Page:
Roku Streaming Stick impresses
What was I thinking when I ordered you to buy a Chromecast
? It was cheap, and it had loads of potential. Since then, Chromecast has been shut down by some sites, and not many have signed up to be on Google’s streaming stick. Which means Roku had a great opportunity to revamp their own Streaming Stick, adding some of the Chromecast features.
So what’s new? The old Roku Streaming Stick was powered with Mobile High-Definition Link (MHL)
, something not every TV had, and something older TVs never had; the new stick is powered with USB, just like the Chromecast. This means the new stick can be powered from a wall socket, or from the USB port on your receiver, TV, Playstation, Xbox, etc. (Discerning consumers may get USB charging stations for their AV system to keep USB products powered, and to keep game controllers charged. Smart chargers can be programmed to stop charging after a set amount of time to not over-charge nor waste power.)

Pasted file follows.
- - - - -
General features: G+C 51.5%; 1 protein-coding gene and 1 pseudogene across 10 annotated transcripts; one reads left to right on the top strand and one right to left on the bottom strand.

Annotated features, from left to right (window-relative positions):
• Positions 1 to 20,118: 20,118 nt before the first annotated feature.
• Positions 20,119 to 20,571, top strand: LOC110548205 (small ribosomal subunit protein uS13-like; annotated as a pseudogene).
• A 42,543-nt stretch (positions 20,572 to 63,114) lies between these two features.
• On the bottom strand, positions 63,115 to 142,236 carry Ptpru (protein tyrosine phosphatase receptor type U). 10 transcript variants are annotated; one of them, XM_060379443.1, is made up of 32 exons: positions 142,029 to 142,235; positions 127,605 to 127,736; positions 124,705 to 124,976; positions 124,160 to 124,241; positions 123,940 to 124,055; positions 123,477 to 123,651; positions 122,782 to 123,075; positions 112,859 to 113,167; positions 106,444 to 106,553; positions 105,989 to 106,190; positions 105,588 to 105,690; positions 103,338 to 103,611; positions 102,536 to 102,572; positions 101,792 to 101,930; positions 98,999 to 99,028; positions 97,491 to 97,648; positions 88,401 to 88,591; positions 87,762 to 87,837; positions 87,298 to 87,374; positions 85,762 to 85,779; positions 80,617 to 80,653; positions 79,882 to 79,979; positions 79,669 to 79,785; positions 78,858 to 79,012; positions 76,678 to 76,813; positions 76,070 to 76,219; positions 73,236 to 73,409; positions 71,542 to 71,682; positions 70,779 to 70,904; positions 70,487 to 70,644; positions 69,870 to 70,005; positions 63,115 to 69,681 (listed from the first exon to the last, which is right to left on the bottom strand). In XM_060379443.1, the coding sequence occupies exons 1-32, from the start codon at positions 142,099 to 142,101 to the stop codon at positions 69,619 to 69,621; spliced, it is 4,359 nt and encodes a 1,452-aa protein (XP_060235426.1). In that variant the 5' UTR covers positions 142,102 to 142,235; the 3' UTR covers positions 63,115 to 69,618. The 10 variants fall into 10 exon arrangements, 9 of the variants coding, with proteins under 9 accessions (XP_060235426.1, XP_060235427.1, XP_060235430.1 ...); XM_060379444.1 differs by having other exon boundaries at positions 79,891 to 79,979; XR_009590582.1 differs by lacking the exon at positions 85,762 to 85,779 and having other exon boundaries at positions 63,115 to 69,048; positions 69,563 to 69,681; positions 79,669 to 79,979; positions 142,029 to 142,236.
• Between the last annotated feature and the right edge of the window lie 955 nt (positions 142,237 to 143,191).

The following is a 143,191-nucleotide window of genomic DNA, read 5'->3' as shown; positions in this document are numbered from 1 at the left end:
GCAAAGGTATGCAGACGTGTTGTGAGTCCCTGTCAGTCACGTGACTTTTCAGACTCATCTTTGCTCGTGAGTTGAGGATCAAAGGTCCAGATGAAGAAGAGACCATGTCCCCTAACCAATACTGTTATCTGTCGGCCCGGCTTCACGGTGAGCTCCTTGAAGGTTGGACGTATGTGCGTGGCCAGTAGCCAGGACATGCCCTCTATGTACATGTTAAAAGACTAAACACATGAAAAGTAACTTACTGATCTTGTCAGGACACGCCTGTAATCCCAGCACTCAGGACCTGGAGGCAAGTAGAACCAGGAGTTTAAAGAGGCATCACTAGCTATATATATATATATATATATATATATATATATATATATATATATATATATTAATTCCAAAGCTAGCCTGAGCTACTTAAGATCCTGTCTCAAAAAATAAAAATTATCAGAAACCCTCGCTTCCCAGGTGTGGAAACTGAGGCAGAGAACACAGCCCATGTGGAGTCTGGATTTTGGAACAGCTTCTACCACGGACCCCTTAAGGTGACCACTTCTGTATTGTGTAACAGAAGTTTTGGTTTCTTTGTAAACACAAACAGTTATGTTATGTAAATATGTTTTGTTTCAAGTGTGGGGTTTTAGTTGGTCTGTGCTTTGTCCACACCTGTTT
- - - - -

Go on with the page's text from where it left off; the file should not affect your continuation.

The new Roku Streaming Stick is dual-band wireless-N capable, providing high speed wireless connectivity. It also features 720p and 1080p video, as well as 5.1 and 7.1 audio (HDMI only).
And how about that killer app? A remote control. Maybe not for everyone, but for those with kids or guests, the remote will free up your phone or tablet for your personal use while they watch whatever they want. Speaking of your mobile device: Roku has a free iOS and Android app that allows you to chose what you want to watch without navigating the on screen menu.
But what about the Chromecast? The new Roku Streaming Stick allows YouTube and Netflix content to be “cast” straight to the TV the same way the Chromecast works. With how many partners Roku has, this may also expand the way Google is doing.
So does the Roku Streaming Stick kill the Chromecast? Maybe. The Chromecast is only $35, but the Roku Streaming Stick is a bargain at $49